Trading Graces - A Story of Gifts to and From the Other Side
Sir John Falstaff was my hero. He wasn’t just a horse . . . he was the most amazing, empathic, caring and perfect friend anyone could ever ask for. I got him when he was three, an oversized bay paint/draft cross with a sweet disposition and a shy eye. I lost him at age 14 to complications from coronavirus, and while a year has passed, not a day goes by that I don’t feel the pain of his absence. When Falstaff was alive, each morning I’d feed him breakfast then lead him up the hill to his paddock. After I removed his halter I’d wrap my arms around his neck and tell him he was my hero and that I loved him - and I meant it with all my heart and soul. Most days I’d lead him back down the hill to the barn to help me with one therapeutic riding lesson or another, knowing I could count on him to be perfect.
Because of Falstaff, many autistic adults learned to ride independently. Even if a rider couldn’t quite communicate what he wanted the horse to do, one word from me, or a gesture, or even a thought, and Fally would instantly comply. As gentle as he was with my special riders, he also was a skilled jumper and a better-than average dressage pony. Sure, he could get as wired up as any other horse, but the moment I asked him to shift gears and become a perfect gentleman, he’d settle right down and I’d pop a one-year old grandchild on his back. And did I mention he was handsome? Oh, so handsome . . .
It was, however, touch and go when we first got him, and for several years he bucked and crow-hopped with no warning, and seemingly no reason. I later discovered the woman I’d trusted to be his trainer (I worked long hours as a journalist at the time and learned the hard way to take time out to listen to my animals) was beating him and telling people that I was the reason Falstaff would buck her off and take off at a dead run, sometimes dumping her at the airport grounds and galloping a mile home – whatever it took to get away from her. Later, when he’d had enough of her abuse, he went “lame” for nearly a year, managing to avoid all contact with her. When I finally realized what a terrible person I had working with my animals and fired her, within 24 hours Fally completely recovered and went right back into work. Yes, he was also a very, very smart horse.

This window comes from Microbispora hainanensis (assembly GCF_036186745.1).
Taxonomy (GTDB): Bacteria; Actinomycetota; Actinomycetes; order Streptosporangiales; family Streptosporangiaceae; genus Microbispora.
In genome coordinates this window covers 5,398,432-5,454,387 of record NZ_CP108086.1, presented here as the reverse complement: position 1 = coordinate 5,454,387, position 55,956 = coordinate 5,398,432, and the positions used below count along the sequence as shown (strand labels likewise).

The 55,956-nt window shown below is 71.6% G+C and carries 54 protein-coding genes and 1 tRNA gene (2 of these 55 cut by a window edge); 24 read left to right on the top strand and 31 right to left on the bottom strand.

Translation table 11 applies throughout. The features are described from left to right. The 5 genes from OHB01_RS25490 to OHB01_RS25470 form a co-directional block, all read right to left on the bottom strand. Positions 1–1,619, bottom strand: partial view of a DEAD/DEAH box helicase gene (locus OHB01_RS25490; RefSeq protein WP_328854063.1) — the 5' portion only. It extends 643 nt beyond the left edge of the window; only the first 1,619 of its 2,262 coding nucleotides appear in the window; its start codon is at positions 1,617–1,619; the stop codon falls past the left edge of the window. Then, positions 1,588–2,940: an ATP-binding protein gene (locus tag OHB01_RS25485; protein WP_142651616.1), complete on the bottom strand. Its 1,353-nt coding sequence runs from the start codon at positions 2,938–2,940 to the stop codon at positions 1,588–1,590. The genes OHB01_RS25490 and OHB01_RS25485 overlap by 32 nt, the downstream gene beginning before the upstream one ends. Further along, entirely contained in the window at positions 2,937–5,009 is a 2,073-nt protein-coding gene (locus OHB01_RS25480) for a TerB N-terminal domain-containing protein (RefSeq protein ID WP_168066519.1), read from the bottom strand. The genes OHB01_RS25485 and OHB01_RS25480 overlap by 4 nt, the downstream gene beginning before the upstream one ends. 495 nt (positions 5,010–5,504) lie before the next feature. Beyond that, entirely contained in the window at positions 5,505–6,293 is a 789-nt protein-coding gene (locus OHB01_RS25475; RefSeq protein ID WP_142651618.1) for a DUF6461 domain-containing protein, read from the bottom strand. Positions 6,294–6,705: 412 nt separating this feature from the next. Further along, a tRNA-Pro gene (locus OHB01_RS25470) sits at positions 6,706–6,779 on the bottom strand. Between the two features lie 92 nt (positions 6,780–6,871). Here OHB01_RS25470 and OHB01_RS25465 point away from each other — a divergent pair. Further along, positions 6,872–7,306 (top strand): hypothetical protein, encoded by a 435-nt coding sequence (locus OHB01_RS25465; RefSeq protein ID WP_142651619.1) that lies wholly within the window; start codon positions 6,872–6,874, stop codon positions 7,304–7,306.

So, to lose him, this horse that was my partner in my work and in my life, was one of the most devastating moments I’d ever known. And yet, even in death, the gentle and wise Falstaff left me with a precious gift that I am only just beginning to understand.
People who are close to me know I have the ability to communicate with animals, both alive and crossed, humans who have crossed, as well as angels and elementals. It’s a gift that I hid, ignored, and dismissed and then downplayed for years. In my constant battle to be “normal” I did whatever I could to hide what I’d labeled a freakish oddity. My children knew and accepted it – growing up with me they didn’t know anything else. My husband, David, had a suspicion, but didn’t understand the full spectrum of my “specialness” until years after he’d married me and it was too late to run screaming into the night. My close circle of friends also had a clue, but it wasn’t until about two years ago that I began to publicly use my gifts, holding spirit circles on the farm and inviting friends to join in (and I only did that because The Farm, which has a spirit of its own, asked me to.) The truth is, I could very well be the world’s most reluctant medium, and would happily spend my entire life hiding out in a barn.
The day I finally cried, “Uncle!” and allowed all the voices to come pouring in (and there were a LOT of them) was almost a relief; keeping my guard up for so many years had been exhausting. Once I sorted them all out, I was amazed by who was on my side on The Other Side. One of the biggest and boldest guides to step forward was a Native American Chief named White Dove. As I expected, I also had many of my crossed-over relatives in the queue, a long list of very cool animals, a smattering of saints and, of course, angels. (As I reread what I just typed, I am laughing out loud, thinking what kind of crackpot believes she can see these things, and yet, to me, they are as real and visible as the pair of dogs now lying at my feet as write this.)